Hayes Riding 2.jpg?VersionId=oXegA3V1PBiu2xA2gI7AN2w1hfq

    As testing went on, our bike saw action under a couple of riders, both of which found the brake very easy to get along with. On very long and steep descents we noticed a slight lack of power deep into the stroke compared to our current benchmark brake, the Hope Tech 4. Basically this translates to needing to use a bit more force at the lever when you really need that last bit of power. Make no mistake, the T4 is very powerful and did not suffer from any fading, we’re just nitpicking a bit here to help you understand the differences.

    Hayes Riding 1

    We tested the T4 with both compound options provided by Hayes, starting out with the semi-metallic pads and finishing with the metallic pads. We got along well with both options in fact, and felt like the power delivery was more or less similar across the two compounds. The metallic pads offer a little more direct feel when the pads engage, and they can be a bit noisier when dragging your brakes, but they also offer better pad life and reportedly better performance in the wet (we did not test that aspect extensively at all).

    hayes desert 1
    hayes desert 2 0

    Things That Could Be Improved

    As previously mentioned, we found a couple of small issues when testing the T4. We’d like to see a little more range in the free stroke adjustment, and the “Peacemaker” clamp could do with a little work too (to provide a dedicated option for the dropper remote, and more range when adjusting the position of the controls). The T4 is also quite expensive, but you do get exotic materials and a very light brake for the category, so this is not really something that needs to be fixed (you can always opt for the more affordable A4 if you don’t mind the extra grams).

    Long Term Durability

    We’ve had the T4 running for about 7 months now, on a trail bike that sees a lot of action under two different riders. Pad life has been great so far, and we’ve not noticed any kind of performance degradation over the duration of the test. We’ve not had to bleed the brakes since the first installation, and the reach and free stroke adjustments have stayed in place over the duration of the test as well. A couple of crashes left a few small scuff marks but the finish is robust and the brakes still look fresh.

    What’s The Bottom Line?

    The brake market has heated up (no pun intended) over the past couple of years, leaving riders with plenty of options to choose from when picking their next stoppers. The Hayes Dominion A4 has held its own ever since its introduction, and this new T4 version offers the same performance in a lighter weight package. The lever requires little force to activate, and it’s easy to feel when the pads are engaging the rotor. There is plenty of modulation on offer as well, creating a very intuitive connection between the rider and the stopping power on hand. Compared to our current benchmark, the Hope Tech 4, the Dominion T4 falls just a bit short in the outright power department, but it’s still a force to be reckoned with and it has cemented its spot among our favorite brakes.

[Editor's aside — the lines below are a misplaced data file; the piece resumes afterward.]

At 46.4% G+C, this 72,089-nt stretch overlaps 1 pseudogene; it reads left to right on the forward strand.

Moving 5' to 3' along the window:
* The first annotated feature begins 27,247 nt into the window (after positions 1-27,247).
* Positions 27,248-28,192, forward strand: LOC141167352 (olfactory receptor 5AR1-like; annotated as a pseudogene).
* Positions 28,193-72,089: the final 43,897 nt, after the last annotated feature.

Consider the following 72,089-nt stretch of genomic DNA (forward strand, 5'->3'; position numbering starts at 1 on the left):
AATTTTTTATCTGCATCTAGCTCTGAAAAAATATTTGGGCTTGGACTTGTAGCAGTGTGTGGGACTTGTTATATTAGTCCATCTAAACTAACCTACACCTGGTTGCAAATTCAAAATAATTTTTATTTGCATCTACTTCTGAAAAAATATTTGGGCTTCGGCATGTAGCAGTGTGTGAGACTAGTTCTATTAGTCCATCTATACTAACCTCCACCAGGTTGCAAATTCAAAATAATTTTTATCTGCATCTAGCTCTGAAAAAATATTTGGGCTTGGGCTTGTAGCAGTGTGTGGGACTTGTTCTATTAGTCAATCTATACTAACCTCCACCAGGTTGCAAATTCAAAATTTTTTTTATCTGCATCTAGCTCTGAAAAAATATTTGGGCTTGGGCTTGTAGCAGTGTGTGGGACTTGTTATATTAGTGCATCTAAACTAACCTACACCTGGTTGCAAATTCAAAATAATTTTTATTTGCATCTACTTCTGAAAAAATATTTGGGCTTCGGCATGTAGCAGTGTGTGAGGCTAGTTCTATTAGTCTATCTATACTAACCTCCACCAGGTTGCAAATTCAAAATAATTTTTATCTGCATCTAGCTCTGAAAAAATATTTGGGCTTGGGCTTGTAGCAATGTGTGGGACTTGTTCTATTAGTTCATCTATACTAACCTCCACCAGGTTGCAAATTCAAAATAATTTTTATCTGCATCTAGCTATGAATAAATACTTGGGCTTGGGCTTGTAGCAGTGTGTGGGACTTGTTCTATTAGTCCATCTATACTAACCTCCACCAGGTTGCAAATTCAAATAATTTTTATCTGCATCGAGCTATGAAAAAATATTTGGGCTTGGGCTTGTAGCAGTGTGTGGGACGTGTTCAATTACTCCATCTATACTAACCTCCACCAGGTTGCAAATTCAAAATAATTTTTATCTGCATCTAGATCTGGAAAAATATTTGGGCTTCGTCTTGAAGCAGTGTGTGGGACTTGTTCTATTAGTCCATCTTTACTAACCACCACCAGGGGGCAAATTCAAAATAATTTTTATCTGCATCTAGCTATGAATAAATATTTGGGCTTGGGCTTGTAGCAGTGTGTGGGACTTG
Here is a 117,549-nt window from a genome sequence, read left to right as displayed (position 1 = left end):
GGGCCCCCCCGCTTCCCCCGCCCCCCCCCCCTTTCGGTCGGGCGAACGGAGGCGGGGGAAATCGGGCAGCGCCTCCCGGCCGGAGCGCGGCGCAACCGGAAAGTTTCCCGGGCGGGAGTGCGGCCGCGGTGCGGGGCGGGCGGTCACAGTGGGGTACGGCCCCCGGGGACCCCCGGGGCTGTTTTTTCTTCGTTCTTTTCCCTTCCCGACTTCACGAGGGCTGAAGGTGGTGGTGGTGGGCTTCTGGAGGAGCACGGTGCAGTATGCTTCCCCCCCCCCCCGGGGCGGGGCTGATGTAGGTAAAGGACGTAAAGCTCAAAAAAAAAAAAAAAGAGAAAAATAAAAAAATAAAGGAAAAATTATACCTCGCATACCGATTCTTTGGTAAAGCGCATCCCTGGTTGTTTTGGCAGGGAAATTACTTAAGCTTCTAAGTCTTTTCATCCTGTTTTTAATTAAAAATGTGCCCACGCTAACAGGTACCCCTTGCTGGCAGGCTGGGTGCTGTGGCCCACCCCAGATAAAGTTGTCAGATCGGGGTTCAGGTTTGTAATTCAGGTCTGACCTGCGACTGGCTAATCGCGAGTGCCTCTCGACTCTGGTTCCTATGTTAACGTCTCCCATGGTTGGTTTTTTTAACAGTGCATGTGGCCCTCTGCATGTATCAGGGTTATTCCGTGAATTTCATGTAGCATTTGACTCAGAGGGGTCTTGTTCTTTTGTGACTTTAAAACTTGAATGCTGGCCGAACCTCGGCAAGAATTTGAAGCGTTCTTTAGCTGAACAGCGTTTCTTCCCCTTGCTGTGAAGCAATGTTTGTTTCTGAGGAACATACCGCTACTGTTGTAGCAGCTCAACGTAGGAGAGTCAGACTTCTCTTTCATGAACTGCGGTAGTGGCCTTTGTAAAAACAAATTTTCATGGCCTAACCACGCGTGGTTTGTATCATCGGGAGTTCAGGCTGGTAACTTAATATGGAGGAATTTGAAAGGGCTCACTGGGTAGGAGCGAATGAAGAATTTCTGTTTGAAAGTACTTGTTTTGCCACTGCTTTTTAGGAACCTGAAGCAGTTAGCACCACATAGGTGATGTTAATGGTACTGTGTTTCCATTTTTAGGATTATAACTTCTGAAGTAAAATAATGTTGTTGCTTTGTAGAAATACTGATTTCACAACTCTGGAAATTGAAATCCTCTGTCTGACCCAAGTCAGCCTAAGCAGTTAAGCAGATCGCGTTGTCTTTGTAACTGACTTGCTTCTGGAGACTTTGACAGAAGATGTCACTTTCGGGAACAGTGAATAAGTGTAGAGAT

More information at: www.hayesbicycle.com.

    About The Reviewer

    Johan Hjord - Age: 50 // Years Riding MTB: 18 // Weight: 190-pounds (87-kg) // Height: 6'0" (1.84m)

    Johan loves bikes, which strangely doesn’t make him any better at riding them. After many years spent practicing falling off cliffs with his snowboard, he took up mountain biking in 2005. Ever since, he’s mostly been riding bikes with too much suspension travel to cover up his many flaws as a rider. His 200-pound body weight coupled with unique skill for poor line choice and clumsy landings make him an expert on durability - if parts survive Johan, they’re pretty much okay for anybody. Johan rides flat pedals with a riding style that he describes as "none" (when in actuality he rips!). Having found most trail features to be not to his liking, Johan uses much of his spare time building his own. Johan’s other accomplishments include surviving this far and helping keep the Vital Media Machine’s stoke dial firmly on 11.

    Photos by Johan Hjord and Tal Rozow


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    Hayes Dominion T4 Hydraulic Disc Brake
    Riding Type
    Enduro / All-Mountain
    Freeride / Bike Park
    Lever Material
    Alloy with carbon blade
    Mount Style
    Rotor Sizes
    Rotor Mounting
    Fluid Type
    Dot 5.1
    0 lb 9.1 oz (257 g)
    Weight: 257 grams, with 90 cm hose and mount hardware.
    What do you think?
    Where To Buy
    Free shipping on orders over $50 (continental U.S. only).
    International shipping available. Some exclusions apply.
    Free shipping on orders over $50 (continental U.S. only).
    International shipping available. Some exclusions apply.
    Hydraulic Disc Brakes